by | - uploaded on September 18, 2022, 5:50 am
An illustration of a type of Mississippi River raft called a "broadhorn" from page 47 of America Illustrated, edited by J. David Williams, published 1874 in New York City by The Echo Press.
The caption says, "The Raft.", the artist's signature is "A. R. Waud" (removed from this SVG image) and an accompanying passage of text states,
"A notable feature of the Mississippi and of its tributaries is the raft. Rafts are masses of floating timber which find a ready sale at the numerous saw-mills in the vicinity of New Orleans. The flat-boat (sometimes called “broadhorn”) is built of plank, and is sometimes a hundred feet long, and thirty broad. It is rectangular, and sometimes roofed over, and is used to carry the produce of the farmers to the large cities along the river banks. Occasionally a lumberman takes his family with him on board his raft, and it is to be hoped that these civilizing influences will, in the course of time, as in the case of the boatmen on the Erie Canal, do something toward ameliorating the manners of these rude pioneers."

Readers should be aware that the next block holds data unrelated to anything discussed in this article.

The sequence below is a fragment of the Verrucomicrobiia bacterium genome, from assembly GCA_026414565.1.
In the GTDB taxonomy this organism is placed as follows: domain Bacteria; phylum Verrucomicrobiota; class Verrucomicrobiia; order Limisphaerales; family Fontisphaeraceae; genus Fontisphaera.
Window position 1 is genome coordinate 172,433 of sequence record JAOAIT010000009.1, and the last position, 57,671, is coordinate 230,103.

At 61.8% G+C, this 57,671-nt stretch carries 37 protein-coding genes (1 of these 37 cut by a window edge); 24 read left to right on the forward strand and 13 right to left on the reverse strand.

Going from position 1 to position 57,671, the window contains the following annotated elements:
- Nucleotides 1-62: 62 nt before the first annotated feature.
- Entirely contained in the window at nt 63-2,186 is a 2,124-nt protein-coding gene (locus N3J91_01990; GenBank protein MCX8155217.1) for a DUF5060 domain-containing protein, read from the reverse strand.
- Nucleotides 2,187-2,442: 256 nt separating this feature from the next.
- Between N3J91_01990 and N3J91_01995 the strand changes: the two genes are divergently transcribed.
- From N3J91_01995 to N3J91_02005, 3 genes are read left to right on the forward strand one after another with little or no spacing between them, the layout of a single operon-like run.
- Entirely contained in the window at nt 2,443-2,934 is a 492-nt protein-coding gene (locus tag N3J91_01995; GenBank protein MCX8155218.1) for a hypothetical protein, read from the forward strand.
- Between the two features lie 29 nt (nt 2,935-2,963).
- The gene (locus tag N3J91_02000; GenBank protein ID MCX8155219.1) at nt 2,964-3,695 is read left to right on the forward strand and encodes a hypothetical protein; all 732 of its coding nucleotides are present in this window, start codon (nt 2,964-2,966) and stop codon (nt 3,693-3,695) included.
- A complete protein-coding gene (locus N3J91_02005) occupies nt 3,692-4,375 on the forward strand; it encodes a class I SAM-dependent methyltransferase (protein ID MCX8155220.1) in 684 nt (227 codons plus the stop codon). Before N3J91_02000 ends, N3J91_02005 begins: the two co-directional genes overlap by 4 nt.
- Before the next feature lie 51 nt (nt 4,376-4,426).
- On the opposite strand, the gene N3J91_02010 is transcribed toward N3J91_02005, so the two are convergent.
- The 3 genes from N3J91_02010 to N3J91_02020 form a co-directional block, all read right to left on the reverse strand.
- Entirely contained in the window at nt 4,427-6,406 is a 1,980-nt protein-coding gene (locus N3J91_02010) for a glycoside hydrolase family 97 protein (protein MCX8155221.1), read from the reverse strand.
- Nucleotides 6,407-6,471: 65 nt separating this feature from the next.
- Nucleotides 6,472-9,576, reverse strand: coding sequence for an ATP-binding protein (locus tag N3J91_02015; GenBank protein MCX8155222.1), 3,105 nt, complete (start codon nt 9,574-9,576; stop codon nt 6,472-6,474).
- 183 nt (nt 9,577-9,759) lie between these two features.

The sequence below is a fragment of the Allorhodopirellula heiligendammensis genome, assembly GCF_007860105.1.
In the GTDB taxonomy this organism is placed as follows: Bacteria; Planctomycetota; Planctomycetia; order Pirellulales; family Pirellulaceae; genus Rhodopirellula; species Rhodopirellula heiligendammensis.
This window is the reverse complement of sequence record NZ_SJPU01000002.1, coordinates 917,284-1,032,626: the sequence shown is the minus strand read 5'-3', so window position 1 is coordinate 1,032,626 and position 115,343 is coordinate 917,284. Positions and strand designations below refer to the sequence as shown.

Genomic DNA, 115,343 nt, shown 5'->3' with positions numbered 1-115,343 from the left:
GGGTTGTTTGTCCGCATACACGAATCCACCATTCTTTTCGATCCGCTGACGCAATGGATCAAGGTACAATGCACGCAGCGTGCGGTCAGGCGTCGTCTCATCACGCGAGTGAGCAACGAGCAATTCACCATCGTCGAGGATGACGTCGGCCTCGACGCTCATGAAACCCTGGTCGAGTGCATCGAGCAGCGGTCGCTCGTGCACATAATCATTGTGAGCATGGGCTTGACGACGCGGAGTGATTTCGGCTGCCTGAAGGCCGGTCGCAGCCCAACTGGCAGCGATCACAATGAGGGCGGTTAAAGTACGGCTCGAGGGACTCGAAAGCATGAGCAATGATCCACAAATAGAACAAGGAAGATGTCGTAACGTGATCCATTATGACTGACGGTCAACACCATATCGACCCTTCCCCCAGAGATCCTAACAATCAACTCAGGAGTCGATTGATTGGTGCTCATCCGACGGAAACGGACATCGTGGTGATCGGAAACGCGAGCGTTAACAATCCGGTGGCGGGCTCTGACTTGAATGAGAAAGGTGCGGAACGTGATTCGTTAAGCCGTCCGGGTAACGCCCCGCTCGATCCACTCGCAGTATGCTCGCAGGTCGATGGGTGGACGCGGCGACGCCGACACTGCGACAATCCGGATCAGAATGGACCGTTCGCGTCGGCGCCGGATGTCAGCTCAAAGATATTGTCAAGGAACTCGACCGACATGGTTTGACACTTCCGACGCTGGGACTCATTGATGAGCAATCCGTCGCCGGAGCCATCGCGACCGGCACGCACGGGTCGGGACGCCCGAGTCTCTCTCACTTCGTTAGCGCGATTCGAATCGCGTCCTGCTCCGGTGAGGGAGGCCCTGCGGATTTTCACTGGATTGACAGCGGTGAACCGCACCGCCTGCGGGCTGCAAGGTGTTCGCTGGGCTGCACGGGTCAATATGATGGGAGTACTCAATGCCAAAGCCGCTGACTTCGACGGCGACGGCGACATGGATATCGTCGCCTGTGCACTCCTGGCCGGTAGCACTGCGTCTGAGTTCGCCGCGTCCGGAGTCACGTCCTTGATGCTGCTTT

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Full integrated image uploaded to Wikimedia Commons: